Much like any strategy, research is the first step. Choose the network that one wants to focus on first. One can always expand to other networks later but if you’re just starting out, stick with one. Ideally, the brand should already have a presence on this network or be looking to expand into it. Demographics vary on each network.

The industry you’re in also matters when you’re planning to implement an influencer marketing strategy. Beauty and fashion brands shine on Instagram and YouTube. The video game industry dominates on Twitch.

Photo by William Iven on Unsplash

During the research phase, look into the type of influencers your company might be interested in.

  • Are you going for celebrities with massive followings?
  • Micro-influencers with less than 2000 followers?
  • Perhaps something in between in the 5–10k follower range is more your preference.

Whatever you decide to focus on will determine the budget.

The compensation varies wildly, too, so be sure to look at common rates for those influencer types. Micro-influencers tend to be focused on a few topics and accept products. Some micro-influencers work independently while others may be represented by an agency or network. Whereas, larger accounts and celebrities will need compensation and might even go through a talent agency.

One needs to think about the expected ROI of your social influencer marketing campaign:

  • how will you gauge the contributions of influencer posts to your overall marketing goals? One approach might be to compare your expectations for influencers to other firms — look at how you might gauge the budget for a video production firm’s work in creating an ad for you versus an influencer creating a video on an authentic video-driven platform like Hobo.Video for you.

3. Set a budget and management strategy

Now that you have some idea of what to pay influencers, you need to create your budget. Be sure to also factor in time for planning, executing and reviewing your influencer program. Running a successful influencer marketing campaign is not a set-it-and-go type of strategy. It’ll involve careful monitoring and follow up.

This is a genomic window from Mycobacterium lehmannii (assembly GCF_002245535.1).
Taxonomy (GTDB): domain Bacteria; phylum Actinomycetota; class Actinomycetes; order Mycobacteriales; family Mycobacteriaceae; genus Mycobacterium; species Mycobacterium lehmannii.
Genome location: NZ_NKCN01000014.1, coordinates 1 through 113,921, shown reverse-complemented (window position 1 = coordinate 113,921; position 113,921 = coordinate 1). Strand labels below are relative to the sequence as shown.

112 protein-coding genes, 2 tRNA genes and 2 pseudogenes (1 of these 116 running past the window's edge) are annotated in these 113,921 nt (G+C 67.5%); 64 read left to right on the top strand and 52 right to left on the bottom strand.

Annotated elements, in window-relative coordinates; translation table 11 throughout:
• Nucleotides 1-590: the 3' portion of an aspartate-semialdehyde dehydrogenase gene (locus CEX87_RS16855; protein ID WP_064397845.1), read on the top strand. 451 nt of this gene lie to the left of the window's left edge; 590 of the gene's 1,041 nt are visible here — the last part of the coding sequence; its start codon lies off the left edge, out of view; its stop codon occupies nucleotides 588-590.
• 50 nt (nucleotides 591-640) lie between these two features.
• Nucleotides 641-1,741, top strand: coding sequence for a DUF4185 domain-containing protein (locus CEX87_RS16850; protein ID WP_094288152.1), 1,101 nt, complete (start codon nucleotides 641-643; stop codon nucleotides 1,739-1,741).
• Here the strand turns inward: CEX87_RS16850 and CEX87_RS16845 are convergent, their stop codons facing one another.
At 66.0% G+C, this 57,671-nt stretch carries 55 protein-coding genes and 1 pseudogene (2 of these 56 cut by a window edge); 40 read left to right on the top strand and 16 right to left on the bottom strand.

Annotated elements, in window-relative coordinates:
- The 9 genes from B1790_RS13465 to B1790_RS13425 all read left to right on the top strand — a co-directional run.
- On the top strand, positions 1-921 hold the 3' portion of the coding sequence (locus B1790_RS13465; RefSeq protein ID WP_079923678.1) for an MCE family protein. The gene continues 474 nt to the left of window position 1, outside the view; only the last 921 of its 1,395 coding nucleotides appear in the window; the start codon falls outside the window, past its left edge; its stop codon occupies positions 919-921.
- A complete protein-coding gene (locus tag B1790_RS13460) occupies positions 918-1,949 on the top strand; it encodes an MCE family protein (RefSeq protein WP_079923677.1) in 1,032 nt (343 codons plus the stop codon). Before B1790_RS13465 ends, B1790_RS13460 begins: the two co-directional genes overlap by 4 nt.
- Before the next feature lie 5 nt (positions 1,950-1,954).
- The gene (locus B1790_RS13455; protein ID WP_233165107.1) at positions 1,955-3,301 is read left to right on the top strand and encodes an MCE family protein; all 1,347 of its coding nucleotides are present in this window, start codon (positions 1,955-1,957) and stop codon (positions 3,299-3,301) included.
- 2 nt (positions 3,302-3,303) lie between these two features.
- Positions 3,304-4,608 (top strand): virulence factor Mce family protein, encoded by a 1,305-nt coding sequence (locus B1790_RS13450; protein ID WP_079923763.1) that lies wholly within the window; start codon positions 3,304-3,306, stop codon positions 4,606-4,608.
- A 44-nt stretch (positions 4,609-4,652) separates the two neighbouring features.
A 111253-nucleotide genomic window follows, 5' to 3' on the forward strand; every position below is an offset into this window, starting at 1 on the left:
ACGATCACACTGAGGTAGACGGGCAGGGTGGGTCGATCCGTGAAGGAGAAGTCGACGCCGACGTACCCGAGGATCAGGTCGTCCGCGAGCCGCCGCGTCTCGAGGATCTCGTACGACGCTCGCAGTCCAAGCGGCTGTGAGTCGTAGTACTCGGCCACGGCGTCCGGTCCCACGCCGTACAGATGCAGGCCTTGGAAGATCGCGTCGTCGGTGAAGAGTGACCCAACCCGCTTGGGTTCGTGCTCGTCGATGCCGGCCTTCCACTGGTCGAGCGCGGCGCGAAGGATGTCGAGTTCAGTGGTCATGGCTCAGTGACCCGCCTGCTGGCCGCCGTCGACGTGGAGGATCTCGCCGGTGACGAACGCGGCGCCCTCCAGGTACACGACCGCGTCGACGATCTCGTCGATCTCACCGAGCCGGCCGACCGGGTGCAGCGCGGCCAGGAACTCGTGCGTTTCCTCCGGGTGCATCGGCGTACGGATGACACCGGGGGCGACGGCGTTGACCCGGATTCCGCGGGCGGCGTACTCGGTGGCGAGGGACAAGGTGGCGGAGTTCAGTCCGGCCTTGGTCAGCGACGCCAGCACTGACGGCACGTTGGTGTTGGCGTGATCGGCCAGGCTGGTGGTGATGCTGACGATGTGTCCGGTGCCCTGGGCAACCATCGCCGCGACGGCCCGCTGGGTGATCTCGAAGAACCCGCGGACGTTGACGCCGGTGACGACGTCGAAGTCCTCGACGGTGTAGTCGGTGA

Photo by Luke Chesser on Unsplash

Unlike a more automated ad strategy, influencers are human and frequently balancing multiple partnerships, so some may fall behind in their commitments to post on time or make errors in your requested tags or calls to action. You’ll need to have the time to be more hands-on with these relationships to cultivate them and refine your approach through experience about what works and what doesn’t in your niche.

If you have the time and money, consider setting up a formal ambassador program. Fujifilm utilizes its ambassadors in new product launches and in supplementing their content. With a variety of photographers and videographers at their disposal, the company is able to diversify its feed to showcase what their equipment can do.

For brands that need a wider pool of influencers, hiring an influencer marketing agency who will do the research and coordination for you is a good bet.

4. Decide on goals and message

The two most common reasons for using influencer marketing are

  • to elevate brand awareness
  • Increase in sales.

However, instead of setting these broad targets as your two goals, it will be more effective to kick off on your strategy by honing in on what your brand’s needs are. Perhaps you want to increase your customer base in a younger demographic. Or you want to expand into a new user group with a new product. Or you want to skip trends and utilize influencers to talk about your brand values.

5. Review and refine your strategy

Even if your influencer marketing campaign is ongoing, you should still have pre-determined dates where you’ll measure its progress. The next part of this guide will go into how to track your results. Not all campaigns are successful but hopefully, you’ll learn with each one you create.

Executive Summary

The digital landscape is shifting rapidly, and those not keeping up are wasting their ad budgets, losing customers, and shrinking their market share.

Luckily, influencer marketing isn’t going anywhere anytime soon. Someone has rightly said

“The great thing about influencer marketing is that you can kill three birds with one stone — create great content, earn credibility, and gain exposure through the influencer’s network.”

As long as your influencer has a solid reputation and genuine clout, follower numbers are relatively unimportant. What really matters is that their community favourably reacts and responds to their recommendations.

If you want influencer marketing to be more influential, then have a ‘less is more’ mindset.

  • Look closely at true brand enthusiasts.
  • Work on cultivating a rock-solid relationship with them and leave room for them to be the genius creators they are at their core.

Then, and only then will their true talents shine through and influence their following, allowing you to embrace your audience in an authentic voice that provokes emotion, and, more importantly, action.




We are on a mission to provide revenue streams to influencers via making an ecosystem of video commerce driven by localised community of generation Z